|Leader of Katter's Australian Party|
5 June 2011 – 3 February 2020
|Preceded by||Party established|
|Succeeded by||Robbie Katter|
|Father of the Australian House of Representatives|
|Assumed office |
11 April 2022
|Preceded by||Kevin Andrews|
|Member of the Australian Parliament|
|Assumed office |
13 March 1993
|Preceded by||Rob Hulls|
|Minister for Mines and Energy|
25 September 1989 – 7 December 1989
|Preceded by||Martin Tenni|
|Succeeded by||Thomas Gilmore (Mines)|
Tony McGrady (Energy)
|Minister for Development and Community Services of Queensland|
7 November 1983 – 25 September 1989
|Preceded by||Thomas Gilmore|
|Succeeded by||Martin Tenni|
|Member of the Queensland Parliament|
7 December 1974 – 25 August 1992
|Preceded by||Bill Longeran|
|Succeeded by||Seat abolished|
Robert Bellarmine Carl Katter
22 May 1945
Cloncurry, Queensland, Australia
|Political party||Katter's Australian (since 2011)|
|National (until 2001)|
|Relations||Carl Katter (half-brother)|
Alex Douglas (nephew)
See Katter family
|Parent(s)||Bob Katter Sr.|
|Residence(s)||Charters Towers, Queensland, Australia|
|Education||Mount Carmel College|
St. Columba Catholic College
|Alma mater||University of Queensland|
|Occupation||Union delegate|
(Australian Workers' Union)
|Branch/service||Australian Army Reserve|
|Years of service||1964–1972|
|Unit||49th Battalion, Royal Queensland Regiment|
Robert Bellarmine Carl Katter (born 22 May 1945) is an Australian politician who has been a member of the House of Representatives since 1993. He was previously active in Queensland state politics from 1974 to 1992. Katter was a member of the National Party until 2001, when he left to sit as an independent. He formed his own party, Katter's Australian Party, in 2011.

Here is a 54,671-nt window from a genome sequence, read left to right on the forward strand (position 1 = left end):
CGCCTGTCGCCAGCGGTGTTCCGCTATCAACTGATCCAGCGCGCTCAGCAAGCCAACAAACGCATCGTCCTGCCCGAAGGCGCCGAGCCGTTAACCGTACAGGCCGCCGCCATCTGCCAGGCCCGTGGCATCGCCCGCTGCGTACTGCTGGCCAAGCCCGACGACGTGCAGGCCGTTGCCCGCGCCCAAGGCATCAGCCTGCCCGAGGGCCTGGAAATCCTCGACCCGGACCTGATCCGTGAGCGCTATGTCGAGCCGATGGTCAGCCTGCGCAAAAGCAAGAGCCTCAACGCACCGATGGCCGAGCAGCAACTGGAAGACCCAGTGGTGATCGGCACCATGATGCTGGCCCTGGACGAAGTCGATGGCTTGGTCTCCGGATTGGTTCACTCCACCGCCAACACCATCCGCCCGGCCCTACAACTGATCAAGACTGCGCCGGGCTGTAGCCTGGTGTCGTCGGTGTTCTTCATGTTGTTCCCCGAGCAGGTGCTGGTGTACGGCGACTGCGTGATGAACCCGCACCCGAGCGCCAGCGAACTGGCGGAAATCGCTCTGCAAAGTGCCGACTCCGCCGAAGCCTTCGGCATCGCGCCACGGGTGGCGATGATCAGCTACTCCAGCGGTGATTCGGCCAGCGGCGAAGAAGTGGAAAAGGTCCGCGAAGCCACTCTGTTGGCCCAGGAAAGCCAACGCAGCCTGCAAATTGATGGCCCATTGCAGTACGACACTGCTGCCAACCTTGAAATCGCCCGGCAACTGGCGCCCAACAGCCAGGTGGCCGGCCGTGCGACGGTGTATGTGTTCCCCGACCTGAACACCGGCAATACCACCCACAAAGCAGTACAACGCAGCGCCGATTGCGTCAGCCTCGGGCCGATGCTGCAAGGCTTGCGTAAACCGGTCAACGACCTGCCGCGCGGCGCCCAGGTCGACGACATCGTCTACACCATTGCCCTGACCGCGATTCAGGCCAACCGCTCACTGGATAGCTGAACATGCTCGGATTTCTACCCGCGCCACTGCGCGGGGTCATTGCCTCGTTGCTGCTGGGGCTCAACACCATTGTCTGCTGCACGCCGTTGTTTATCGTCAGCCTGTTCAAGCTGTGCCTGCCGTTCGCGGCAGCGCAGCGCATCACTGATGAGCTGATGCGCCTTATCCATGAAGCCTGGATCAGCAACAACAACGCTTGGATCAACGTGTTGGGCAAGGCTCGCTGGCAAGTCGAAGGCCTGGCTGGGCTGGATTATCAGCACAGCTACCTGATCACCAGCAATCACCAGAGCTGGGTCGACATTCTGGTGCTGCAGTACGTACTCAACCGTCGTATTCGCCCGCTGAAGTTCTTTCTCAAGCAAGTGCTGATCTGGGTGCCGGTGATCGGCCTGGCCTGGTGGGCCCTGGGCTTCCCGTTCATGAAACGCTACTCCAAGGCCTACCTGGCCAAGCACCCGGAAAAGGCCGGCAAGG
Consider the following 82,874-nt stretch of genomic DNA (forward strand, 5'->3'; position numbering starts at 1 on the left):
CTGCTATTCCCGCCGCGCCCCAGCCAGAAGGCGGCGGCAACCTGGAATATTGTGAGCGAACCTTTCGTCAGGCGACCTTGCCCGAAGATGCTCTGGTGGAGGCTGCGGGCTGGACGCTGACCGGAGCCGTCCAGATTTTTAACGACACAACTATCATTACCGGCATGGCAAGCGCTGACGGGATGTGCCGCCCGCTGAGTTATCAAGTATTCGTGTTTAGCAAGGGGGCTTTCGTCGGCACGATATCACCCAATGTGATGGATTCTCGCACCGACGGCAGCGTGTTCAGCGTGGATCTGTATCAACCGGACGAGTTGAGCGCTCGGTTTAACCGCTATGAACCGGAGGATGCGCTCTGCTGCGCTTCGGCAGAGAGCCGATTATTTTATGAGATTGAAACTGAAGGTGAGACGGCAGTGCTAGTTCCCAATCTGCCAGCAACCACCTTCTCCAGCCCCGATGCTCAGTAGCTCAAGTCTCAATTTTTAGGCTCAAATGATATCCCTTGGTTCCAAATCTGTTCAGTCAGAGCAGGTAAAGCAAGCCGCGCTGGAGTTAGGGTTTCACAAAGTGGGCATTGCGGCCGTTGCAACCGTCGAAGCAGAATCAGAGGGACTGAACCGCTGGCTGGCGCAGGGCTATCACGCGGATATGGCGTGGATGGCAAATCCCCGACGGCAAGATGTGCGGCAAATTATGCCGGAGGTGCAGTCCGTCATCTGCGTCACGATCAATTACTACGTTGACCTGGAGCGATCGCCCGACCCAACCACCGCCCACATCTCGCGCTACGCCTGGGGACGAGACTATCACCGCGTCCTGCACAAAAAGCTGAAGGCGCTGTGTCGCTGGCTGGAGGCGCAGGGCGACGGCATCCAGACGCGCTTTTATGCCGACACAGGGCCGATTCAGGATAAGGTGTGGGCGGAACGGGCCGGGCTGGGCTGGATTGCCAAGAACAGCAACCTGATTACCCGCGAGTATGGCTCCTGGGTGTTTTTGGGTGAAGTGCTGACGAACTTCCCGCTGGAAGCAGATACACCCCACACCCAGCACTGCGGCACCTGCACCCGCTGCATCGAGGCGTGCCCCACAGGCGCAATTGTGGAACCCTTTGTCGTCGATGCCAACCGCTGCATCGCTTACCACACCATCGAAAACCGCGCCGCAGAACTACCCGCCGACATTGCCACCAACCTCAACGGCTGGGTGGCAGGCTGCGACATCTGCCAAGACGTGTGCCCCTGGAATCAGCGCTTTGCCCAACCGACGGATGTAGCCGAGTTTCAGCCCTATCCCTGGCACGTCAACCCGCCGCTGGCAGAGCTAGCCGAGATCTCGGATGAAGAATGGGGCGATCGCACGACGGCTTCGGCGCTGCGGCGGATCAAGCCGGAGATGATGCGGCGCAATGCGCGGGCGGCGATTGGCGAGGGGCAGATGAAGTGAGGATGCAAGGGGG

Katter was born in Cloncurry, Queensland. His father, Bob Katter Sr., was also a politician. Katter was elected to the Queensland Legislative Assembly at the 1974 state election, representing the seat of Flinders. He was elevated to cabinet in 1983, under Joh Bjelke-Petersen, and was a government minister until the National Party's defeat at the 1989 state election.
Katter left state politics in 1992, and the following year was elected to federal parliament standing in the Division of Kennedy (his father's old seat). He resigned from the National Party in the lead-up to the 2001 federal election, and has since been re-elected four more times as an independent and twice for his own party. Katter is known for his social conservatism, and is frequently described as a "maverick" by the media. His son, Robbie Katter, is a state MP in Queensland, the third generation of the family to be a member of parliament.
Early career and family background
Katter was born in Cloncurry, Queensland, the son of Robert Cummin Katter, the member for Kennedy from 1966 to 1990, and his wife, Mabel. His paternal grandparents went to Cloncurry in a stage coach around 1900. Katter's paternal grandfather was a Lebanese migrant, who owned clothing stores throughout north Queensland. His father, Bob Katter Sr., was an Australian politician who was in the House of Representatives from 1966 to 1990, representing the National Party (originally named the Country Party).
Growing up in Cloncurry, Katter's family owned a clothing shop and managed a local cinema. He was one of only six at his school who finished year 12.
Katter attended the University of Queensland, where he studied law, but later dropped out without graduating. While at university, Katter was President of the University of Queensland Law Society and St Leo's College. As a sergeant, finishing after seven years as Lieutenant, he served in the Citizens Military Forces.
During their 1964 Australian tour, the Beatles were pelted by eggs from some unknown assailants. Katter, then a university student, came forward more than 40 years later and claimed his involvement, saying that it was "an intellectual reaction against Beatlemania".